Using E-books to the Author’s Best Advantage

I’m not one of those writers who think that e-books and Kindles are going to bring about the end of print publishing.  The television didn’t do it and I don’t think e-books will either.  IMO, they are simply going to become another media tool in the larger kit.

But how will this particular tool be used?  How will it benefit authors?  Linda Joy Singleton and Arthur Slade have recently shown us some of the possible ways.

Throughout January, Don’t Die Dragon Fly, book #1 in Singleton’s 6 book Seer series, was offered for free but only as an e-book.  The first day it was offered for free, it rose from #5200 on the list of free e-books to #54 by nightfall.  The top rank for the month was #13.  When she posted about this, Singleton didn’t have final numbers but reported that sales for all 6 books, especially the e-books, were up.

Arthur Slade is using e-books in a slightly different way.  He is using e-books as a means of bringing two out-of-print titles into availability. The first is  Draugr, which is also his first novel.  The second is Dust which is available as an e-book only in the US and UK because he doesn’t hold the Canadian rights.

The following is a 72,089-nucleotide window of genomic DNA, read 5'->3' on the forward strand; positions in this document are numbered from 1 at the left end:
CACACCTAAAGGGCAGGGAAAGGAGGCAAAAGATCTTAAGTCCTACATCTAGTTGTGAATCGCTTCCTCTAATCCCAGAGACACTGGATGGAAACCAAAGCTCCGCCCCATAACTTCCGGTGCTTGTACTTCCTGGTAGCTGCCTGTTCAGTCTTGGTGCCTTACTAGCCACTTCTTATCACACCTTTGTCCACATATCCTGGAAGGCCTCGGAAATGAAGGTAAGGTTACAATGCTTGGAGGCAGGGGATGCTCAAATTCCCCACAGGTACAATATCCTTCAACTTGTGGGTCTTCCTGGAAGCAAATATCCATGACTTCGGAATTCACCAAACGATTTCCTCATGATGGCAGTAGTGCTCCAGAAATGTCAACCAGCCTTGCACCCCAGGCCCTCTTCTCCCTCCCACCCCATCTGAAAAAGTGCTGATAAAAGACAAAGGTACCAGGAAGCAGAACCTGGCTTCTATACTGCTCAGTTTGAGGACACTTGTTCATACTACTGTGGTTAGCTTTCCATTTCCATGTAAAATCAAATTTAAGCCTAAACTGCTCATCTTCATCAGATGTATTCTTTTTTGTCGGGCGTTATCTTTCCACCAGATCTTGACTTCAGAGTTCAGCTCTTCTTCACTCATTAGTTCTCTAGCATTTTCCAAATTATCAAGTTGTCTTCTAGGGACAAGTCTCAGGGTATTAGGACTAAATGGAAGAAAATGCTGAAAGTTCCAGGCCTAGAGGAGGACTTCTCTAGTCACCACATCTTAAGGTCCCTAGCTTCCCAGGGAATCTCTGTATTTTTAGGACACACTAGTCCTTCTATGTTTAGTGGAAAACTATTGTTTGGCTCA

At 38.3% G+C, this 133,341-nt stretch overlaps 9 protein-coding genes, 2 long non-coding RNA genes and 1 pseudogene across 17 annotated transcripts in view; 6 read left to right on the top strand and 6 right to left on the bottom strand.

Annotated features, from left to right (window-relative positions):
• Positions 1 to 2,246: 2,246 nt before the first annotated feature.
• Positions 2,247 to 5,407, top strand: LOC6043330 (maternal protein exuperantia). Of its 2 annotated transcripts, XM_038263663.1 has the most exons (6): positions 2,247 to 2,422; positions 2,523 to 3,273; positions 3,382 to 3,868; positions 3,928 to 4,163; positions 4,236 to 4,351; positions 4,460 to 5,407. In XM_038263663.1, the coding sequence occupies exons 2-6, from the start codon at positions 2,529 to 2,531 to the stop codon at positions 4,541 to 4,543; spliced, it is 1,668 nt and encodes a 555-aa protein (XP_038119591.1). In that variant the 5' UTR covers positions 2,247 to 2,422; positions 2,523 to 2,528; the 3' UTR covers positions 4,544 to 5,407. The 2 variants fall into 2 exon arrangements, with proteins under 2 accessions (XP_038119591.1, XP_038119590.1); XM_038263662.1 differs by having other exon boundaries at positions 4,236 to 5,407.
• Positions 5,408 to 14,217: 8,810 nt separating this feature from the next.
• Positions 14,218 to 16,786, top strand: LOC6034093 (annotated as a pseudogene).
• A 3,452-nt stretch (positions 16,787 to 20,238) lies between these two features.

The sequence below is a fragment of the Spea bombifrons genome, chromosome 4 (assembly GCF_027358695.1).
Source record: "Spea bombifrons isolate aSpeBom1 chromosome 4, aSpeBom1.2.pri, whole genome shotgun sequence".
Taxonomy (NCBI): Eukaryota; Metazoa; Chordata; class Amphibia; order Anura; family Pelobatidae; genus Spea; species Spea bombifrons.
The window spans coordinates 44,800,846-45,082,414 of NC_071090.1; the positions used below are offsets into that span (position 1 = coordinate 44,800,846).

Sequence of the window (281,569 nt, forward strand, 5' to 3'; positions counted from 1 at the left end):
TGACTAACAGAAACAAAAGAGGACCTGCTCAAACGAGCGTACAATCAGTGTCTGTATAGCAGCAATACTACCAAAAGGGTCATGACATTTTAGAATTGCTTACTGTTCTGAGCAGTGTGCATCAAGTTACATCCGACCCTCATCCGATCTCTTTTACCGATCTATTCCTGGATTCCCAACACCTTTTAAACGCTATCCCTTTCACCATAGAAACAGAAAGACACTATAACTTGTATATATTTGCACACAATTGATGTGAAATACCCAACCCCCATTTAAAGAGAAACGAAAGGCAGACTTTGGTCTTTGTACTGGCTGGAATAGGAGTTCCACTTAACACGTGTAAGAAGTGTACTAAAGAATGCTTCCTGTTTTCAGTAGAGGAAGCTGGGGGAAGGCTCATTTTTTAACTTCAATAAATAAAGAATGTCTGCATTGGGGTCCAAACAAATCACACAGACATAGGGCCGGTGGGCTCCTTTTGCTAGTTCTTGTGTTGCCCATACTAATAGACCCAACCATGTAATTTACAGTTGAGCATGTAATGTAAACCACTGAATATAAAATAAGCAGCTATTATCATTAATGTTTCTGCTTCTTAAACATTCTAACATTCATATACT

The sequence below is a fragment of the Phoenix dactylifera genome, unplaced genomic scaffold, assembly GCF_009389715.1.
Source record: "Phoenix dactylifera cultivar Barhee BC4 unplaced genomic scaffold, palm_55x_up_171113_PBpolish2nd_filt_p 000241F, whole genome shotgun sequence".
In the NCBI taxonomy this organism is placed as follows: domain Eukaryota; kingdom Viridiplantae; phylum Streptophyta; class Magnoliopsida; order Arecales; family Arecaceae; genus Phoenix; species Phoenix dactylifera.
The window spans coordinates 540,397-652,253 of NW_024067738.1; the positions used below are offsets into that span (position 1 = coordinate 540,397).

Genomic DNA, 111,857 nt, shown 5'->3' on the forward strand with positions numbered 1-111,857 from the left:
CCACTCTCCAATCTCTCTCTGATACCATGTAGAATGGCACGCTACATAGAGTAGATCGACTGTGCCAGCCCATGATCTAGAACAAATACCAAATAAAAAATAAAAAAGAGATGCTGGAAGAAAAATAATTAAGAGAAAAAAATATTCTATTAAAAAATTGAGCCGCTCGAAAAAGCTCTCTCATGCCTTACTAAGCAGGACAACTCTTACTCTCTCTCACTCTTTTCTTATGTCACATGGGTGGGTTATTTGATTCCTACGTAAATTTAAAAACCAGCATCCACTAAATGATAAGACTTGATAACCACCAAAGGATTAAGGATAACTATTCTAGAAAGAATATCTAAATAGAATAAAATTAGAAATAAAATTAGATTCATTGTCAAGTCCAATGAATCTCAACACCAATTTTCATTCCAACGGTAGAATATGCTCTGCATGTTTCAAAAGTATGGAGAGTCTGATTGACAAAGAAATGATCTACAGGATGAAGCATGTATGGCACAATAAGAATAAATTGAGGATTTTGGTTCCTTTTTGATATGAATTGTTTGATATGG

When Slade wrote his experience up, he didn’t have huge sales, but he also reasons that some income on two books is better than no income on these same two books.  Fans who read his current titles can now also buy these two books.  Where Singleton worked with her publisher, Slade did this on his own, converting the texts into HTML and also commissioned the art work for his book covers.

We’ll have to keep our eyes open to see how authors make the most of the opportunities that ebooks offer.